She is an active member of the Australia Sign Language Interpreters Association, Murra Indigenous Business Leadership program, Kinaway Aboriginal Chamber of Commerce and Deaf Victoria

Michelle Craigie

Michelle is a Gomeroi woman born in Moree (NSW), who is dedicated to creating pathways to economic development and social equity. She has over 13 years public sector experience with the Indigenous Land Corporation, the Department of Finance and now the Department of the Prime Minister and Cabinet, leading policy design and analysis and program implementation.

Over the past 12 months Michelle has been Executive Officer to the Indigenous Affairs Group’s Associate and Deputy Secretaries at the Department of the Prime Minister and Cabinet, as well as temporarily filling the role of Executive Officer to the Secretary. In these roles she has provided advice and influence on a range of complex issues, including in the Indigenous Affairs portfolio.

While working on the Prison to Work Report in 2016, Michelle was inspired by the stories of incarcerated Aboriginal and Torres Strait Islander women. This led her to seek opportunities to establish social enterprises to assist women’s exit from prison. Michelle plans to research successful social enterprises to test, adapt and implement a framework to measure individual success over a ten-year period.

In the future I see Indigenous people and communities living a prosperous life full of choice, equity and happiness, that builds opportunities for intergenerational wealth creation.

Michelle has completed short-term placements with the Central Australia Regional Network Office in Alice Springs and Cape York Institute, demonstrating commitment to sharing knowledge, expanding networks and supporting Indigenous leaders. She completed a Bachelor of (Indigenous) Community Management at Macquarie University in 2009.

Nick Eakin

Nick believes in the power of the mind in increasing self determination potential. Certain social structures and decreased self-determination contribute to social inequity in disadvantaged communities by making it difficult to increase individual and collective wellbeing (physical and mental health).

If the social structures (school curriculum, cost of nutrition for example) can be changed, along with boosting the self-determination potential that’s possible for an individual, there will be a shift towards greater social equity, and thus greater wellbeing.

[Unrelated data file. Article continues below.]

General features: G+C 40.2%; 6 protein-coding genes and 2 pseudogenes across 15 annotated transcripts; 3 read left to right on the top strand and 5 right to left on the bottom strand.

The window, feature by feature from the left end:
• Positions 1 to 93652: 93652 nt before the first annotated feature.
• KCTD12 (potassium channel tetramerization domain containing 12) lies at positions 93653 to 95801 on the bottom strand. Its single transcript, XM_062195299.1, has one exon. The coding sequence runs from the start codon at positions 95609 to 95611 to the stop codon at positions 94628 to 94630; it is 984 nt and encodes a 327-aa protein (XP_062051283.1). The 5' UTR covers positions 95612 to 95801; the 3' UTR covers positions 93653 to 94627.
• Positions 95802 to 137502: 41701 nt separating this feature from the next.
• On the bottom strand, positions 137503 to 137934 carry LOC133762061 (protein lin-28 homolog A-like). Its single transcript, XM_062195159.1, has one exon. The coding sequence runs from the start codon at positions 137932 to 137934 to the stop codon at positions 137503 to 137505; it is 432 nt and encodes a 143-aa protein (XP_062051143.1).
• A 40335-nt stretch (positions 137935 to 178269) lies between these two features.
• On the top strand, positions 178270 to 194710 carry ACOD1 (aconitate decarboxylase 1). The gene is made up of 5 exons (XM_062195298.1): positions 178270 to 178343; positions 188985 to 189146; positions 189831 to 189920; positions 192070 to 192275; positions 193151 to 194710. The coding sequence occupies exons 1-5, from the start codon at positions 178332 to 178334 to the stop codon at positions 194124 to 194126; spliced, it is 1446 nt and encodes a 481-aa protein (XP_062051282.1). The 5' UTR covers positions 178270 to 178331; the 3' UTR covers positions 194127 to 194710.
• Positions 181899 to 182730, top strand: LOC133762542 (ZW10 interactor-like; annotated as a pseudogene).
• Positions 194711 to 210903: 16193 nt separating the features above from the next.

Fascination with motivation and empowering behaviours is a direct result of my life and its journey.


Nick has spent more than a decade working with Indigenous communities of Australia and Canada to facilitate individual and community empowerment. In his present role as General Manager - Regions with Jawun, Nick works with remote and regional communities, Indigenous leaders, corporate executives, grass roots and social enterprise initiatives.

Nick completed an Executive Education at Harvard University and the Masters of Business Administration at the University of South Australia. He has also completed a Bachelor of Science at the University of Melbourne. 

Sean Gordon

Sean is a Wangkumarra/Barkindji man, and for the past nine years he has served as CEO of the Darkinjung Local Aboriginal Land Council. Under Sean’s leadership Darkinjung has built combined assets in excess of $55 million, and is currently developing innovative affordable housing and home ownership models that allow potential tenants to build equity and save to a cash deposit while renting in the Darkinjung affordable housing program.

Sean is committed to pursuing the practical solutions and programs that are driving Indigenous Economic development in each of the eight Empowered Communities regions and their role in redressing Indigenous socio-economic disadvantage and disempowerment.

My goal is to close the gap on the social and economic disparity of Indigenous Australians, and ensure that legislation, policy and programs have a positive impact and convert to genuine opportunities for Indigenous economic empowerment and independence.

Sean co-convenes the Empowered Communities Leadership Group and chairs the National Aboriginal Islander Skills Development Association (NAISDA) and Uphold and Recognise. He is also a member of the Commonwealth Bank Indigenous Advisory Group.

Ariadne Gorring

For more than 20 years, Ari has been involved in Indigenous led cultural conservation, working alongside Aboriginal people on country. Ari has primarily worked at the Kimberley Land Council (KLC) with her experience spanning across native title, cultural and natural resource management, and community engagement.  

Passionate about Indigenous-led conservation, Ari worked with 14 Native Title groups to register the West Kimberley on the National Heritage List for its outstanding cultural and natural values.  More recently, she led the registration of the North Kimberley Savanna Carbon Projects – the first of their kind in Australia to be registered on native title lands. In recent years Ari has engaged with national and international networks to promote best practice models of Indigenous led conservation.